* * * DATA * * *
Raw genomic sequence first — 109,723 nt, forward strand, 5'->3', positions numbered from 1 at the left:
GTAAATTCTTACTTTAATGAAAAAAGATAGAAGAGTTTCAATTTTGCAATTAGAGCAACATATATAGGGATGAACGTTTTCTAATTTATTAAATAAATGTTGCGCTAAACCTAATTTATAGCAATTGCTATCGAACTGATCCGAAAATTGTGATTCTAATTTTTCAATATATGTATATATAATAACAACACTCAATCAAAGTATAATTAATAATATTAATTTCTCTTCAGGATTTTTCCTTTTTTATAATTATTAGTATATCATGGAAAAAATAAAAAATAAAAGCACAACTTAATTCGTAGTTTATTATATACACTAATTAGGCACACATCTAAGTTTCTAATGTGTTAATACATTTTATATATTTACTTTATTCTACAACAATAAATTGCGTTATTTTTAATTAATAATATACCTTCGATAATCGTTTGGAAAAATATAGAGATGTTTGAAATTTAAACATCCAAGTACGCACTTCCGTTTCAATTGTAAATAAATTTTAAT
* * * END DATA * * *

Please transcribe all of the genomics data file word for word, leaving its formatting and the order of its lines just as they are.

Raw genomic sequence first — 109,723 nt, forward strand, 5'->3', positions numbered from 1 at the left:
GTAAATTCTTACTTTAATGAAAAAAGATAGAAGAGTTTCAATTTTGCAATTAGAGCAACATATATAGGGATGAACGTTTTCTAATTTATTAAATAAATGTTGCGCTAAACCTAATTTATAGCAATTGCTATCGAACTGATCCGAAAATTGTGATTCTAATTTTTCAATATATGTATATATAATAACAACACTCAATCAAAGTATAATTAATAATATTAATTTCTCTTCAGGATTTTTCCTTTTTTATAATTATTAGTATATCATGGAAAAAATAAAAAATAAAAGCACAACTTAATTCGTAGTTTATTATATACACTAATTAGGCACACATCTAAGTTTCTAATGTGTTAATACATTTTATATATTTACTTTATTCTACAACAATAAATTGCGTTATTTTTAATTAATAATATACCTTCGATAATCGTTTGGAAAAATATAGAGATGTTTGAAATTTAAACATCCAAGTACGCACTTCCGTTTCAATTGTAAATAAATTTTAAT